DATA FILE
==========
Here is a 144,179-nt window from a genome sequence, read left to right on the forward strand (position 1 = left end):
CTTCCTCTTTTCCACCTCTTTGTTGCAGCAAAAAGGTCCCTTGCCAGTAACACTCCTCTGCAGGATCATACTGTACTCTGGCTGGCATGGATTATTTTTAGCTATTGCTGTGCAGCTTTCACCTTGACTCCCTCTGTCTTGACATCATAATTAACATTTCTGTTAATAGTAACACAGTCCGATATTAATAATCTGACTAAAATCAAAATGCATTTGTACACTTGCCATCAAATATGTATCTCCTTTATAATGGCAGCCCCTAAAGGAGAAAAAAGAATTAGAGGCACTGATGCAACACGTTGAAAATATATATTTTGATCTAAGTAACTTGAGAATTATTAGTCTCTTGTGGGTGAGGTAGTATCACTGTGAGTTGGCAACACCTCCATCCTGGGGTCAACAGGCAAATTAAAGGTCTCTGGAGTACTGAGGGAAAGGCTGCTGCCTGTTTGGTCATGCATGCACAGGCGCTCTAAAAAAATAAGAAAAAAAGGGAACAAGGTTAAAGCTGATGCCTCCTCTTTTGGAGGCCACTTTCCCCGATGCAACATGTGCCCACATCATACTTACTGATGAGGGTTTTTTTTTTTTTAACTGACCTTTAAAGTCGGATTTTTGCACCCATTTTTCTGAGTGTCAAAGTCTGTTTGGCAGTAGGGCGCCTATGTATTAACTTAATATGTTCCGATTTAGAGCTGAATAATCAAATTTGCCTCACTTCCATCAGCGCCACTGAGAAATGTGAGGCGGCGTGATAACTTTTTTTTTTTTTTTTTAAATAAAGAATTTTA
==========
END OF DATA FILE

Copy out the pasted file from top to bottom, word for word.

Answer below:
Here is a 144,179-nt window from a genome sequence, read left to right on the forward strand (position 1 = left end):
CTTCCTCTTTTCCACCTCTTTGTTGCAGCAAAAAGGTCCCTTGCCAGTAACACTCCTCTGCAGGATCATACTGTACTCTGGCTGGCATGGATTATTTTTAGCTATTGCTGTGCAGCTTTCACCTTGACTCCCTCTGTCTTGACATCATAATTAACATTTCTGTTAATAGTAACACAGTCCGATATTAATAATCTGACTAAAATCAAAATGCATTTGTACACTTGCCATCAAATATGTATCTCCTTTATAATGGCAGCCCCTAAAGGAGAAAAAAGAATTAGAGGCACTGATGCAACACGTTGAAAATATATATTTTGATCTAAGTAACTTGAGAATTATTAGTCTCTTGTGGGTGAGGTAGTATCACTGTGAGTTGGCAACACCTCCATCCTGGGGTCAACAGGCAAATTAAAGGTCTCTGGAGTACTGAGGGAAAGGCTGCTGCCTGTTTGGTCATGCATGCACAGGCGCTCTAAAAAAATAAGAAAAAAAGGGAACAAGGTTAAAGCTGATGCCTCCTCTTTTGGAGGCCACTTTCCCCGATGCAACATGTGCCCACATCATACTTACTGATGAGGGTTTTTTTTTTTTTAACTGACCTTTAAAGTCGGATTTTTGCACCCATTTTTCTGAGTGTCAAAGTCTGTTTGGCAGTAGGGCGCCTATGTATTAACTTAATATGTTCCGATTTAGAGCTGAATAATCAAATTTGCCTCACTTCCATCAGCGCCACTGAGAAATGTGAGGCGGCGTGATAACTTTTTTTTTTTTTTTTTAAATAAAGAATTTTA